As Venezuela’s beleaguered economy falls deeper into trouble, interest in Bitcoin rises, says Anibal Garrido, who teaches crypto-trading at the University of Carabobo, Venezuela, and offers courses on his website.
But does the data support the notion that crypto acts as a “safe haven” in times of strife: the idea that Bitcoin is beneficial for troubled economies because it’s uncorrelated with major events that could tank an economy, like war or economic sanctions, and doesn’t depend on third parties, such as banks, to operate?
When it comes to Venezuela, Garrido says yes. “Venezuela has one of the most distorted economies on the globe, showing inflation variations up to three digits in a month,” Garrido told Decrypt in an interview, citing data produced by the country’s central bank.
The International Monetary Fund estimates that consumer prices in Venezuela will inflate by 500,000 percent, and Garrido said that the amount of money the Central Bank of Venezuela pumps into the economy “hugely varies,” making it difficult to predict the value of the country’s currency, the bolivar.
Therefore, “Both the private sector and the average citizen have chosen to protect themselves in other international currencies to take shelter over their purchasing power,” he told Decrypt.
“Because it’s so easy to acquire cryptocurrencies, especially Bitcoin, Venezuelans have increased the trading volumes in the mother cryptocurrency more than any country in the region,” he said.
But does the evidence support Garrido’s argument?
Some of it does.
Interest in crypto in the country could be related, in part, to Venezuela’s own state-backed cryptocurrency, the Petro, which it disbursed last month to 3 million citizens dependent on the state, such as the retired and public-sector workers. Over 1,000 merchants in Venezuela, such as local retail giant Traki and fast-food restaurant Burger King have started accepting crypto.
And trading on LocalCryptos, a peer-to-peer cryptocurrency marketplace, also reports big business in Venezuela. In 2019, Venezuelans accounted for 26% of cryptocurrency transactions, and 86% in all of Latin America.
Active Venezuelan users on Dash wallets increased by over 400% from May-November. That’s enough for Ernesto Contreras, business development manager for Latin America at Dash Core group, to conclude that “the country is the leading market for crypto adoption in the world today.”
“This is a level of adoption and usage not seen anywhere else,” he told Decrypt, which “solve[s] some of the need for solutions caused by the financial problems the country is facing.”
But trading data from LocalBitcoins.com, a popular peer-to-peer Bitcoin trading site, is inconclusive. In early 2019, Bitcoin transaction spiked in volume in Venezuela on LocalBitcoins.com, a popular peer-to-peer Bitcoin trading site, and has been rising steadily for years, according to data on CoinDance.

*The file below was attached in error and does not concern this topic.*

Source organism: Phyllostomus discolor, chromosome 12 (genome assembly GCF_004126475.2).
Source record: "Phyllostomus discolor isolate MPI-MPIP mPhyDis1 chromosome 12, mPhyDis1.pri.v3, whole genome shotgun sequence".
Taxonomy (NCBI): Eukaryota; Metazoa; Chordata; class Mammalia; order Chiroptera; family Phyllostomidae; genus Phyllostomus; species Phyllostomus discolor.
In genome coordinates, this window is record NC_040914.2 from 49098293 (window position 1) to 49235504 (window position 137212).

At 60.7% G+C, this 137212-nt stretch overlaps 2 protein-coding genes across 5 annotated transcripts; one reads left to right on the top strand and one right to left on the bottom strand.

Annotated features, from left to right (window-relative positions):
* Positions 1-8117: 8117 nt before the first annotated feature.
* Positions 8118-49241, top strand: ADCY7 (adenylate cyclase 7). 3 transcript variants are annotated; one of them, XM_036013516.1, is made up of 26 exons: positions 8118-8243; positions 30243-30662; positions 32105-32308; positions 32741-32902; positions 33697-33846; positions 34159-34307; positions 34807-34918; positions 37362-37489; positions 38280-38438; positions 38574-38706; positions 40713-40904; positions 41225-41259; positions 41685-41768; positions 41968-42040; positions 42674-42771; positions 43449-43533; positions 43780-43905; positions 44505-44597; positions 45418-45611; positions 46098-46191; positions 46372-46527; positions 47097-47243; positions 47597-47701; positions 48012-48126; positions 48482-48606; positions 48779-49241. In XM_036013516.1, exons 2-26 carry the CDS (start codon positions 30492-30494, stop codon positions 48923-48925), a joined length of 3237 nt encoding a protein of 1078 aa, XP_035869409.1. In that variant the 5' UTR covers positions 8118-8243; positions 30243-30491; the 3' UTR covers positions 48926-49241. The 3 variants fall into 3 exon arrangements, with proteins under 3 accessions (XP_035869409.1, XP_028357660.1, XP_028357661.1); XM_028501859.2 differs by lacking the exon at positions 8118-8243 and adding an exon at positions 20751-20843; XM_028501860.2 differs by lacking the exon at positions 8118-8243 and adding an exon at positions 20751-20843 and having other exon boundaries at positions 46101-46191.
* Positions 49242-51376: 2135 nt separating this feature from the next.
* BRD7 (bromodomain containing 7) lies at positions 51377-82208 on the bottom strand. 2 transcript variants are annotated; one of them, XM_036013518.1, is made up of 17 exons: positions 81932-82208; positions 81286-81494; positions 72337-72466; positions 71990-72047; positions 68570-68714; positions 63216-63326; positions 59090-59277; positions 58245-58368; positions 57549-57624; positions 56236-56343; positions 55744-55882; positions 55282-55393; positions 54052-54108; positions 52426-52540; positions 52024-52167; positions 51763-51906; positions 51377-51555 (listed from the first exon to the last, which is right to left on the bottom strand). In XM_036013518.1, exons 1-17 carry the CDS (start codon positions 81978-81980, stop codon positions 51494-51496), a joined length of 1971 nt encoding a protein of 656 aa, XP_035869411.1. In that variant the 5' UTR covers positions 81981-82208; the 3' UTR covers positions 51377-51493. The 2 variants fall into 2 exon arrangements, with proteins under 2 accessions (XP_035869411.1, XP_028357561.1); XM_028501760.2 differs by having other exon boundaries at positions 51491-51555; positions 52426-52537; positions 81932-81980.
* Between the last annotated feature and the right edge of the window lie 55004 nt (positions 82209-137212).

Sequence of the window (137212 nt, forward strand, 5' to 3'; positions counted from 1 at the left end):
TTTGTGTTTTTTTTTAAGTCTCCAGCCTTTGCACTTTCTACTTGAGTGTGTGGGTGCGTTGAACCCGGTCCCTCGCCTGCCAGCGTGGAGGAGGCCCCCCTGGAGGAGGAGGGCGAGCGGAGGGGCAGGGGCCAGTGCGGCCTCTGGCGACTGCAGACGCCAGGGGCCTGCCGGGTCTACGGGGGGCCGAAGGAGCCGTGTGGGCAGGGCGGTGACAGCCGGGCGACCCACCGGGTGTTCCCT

In the second half of 2019, however, Bitcoin trading for the Venezuelan bolivar tanked to less than half of all trading volume in the first half of the year (a drop from 35,659 bitcoins to 14,944 bitcoins)—a trend that contradicts the “safe haven” argument, since Venezuela’s economy only worsened during that period.
It's worth noting, however, that trading volumes on LocalBitcoins decreased across the board last year, not just in Venezuela, following the introduction of know-your-customer (KYC) requirements on the exchange. Meanwhile, other peer-to-peer exchanges such as Paxful and Hodl Hodl have picked up the slack.
Indeed, according to the Venezuelan economist, any drop in local Bitcoin trading within the country may have had much more to do with the broader crypto market. Garrido said that the decline in transactions on LocalBitcoins isn’t a sign that Venezuela’s losing interest in crypto. “It's a cyclical market problem related to the eternal bullish and bearish struggle,” he said. In the second half of 2019, Bitcoin’s price dropped, meaning it didn’t seem like a safe asset anymore. “It wasn’t only Venezuela...it was the whole BTC market.”
Still, it’s difficult to maintain that Bitcoin behaves like a true safe-haven asset if local trading tanks along with the market—and crypto suddenly doesn’t seem like a safer alternative to even the inflation-riddled bolivar.
And it’s even more difficult to conclude from this that Bitcoin is a safe-haven asset for the wider world.
For starters, Bitcoin is still a volatile currency compared to other, more stable alternatives; in 2019 alone, it hit highs of $13,860 and lows of $3,441. By comparison, the value of the dollar against the euro in 2019, two fairly stable currencies, deviated by only a few cents.
And Bitcoin’s price isn’t immune from swings due to global events as diverse as US-Iran tension and the Chinese New Year.
So for those looking to conclude that troubled economies are bullish for Bitcoin, it might be best to look beyond Venezuela.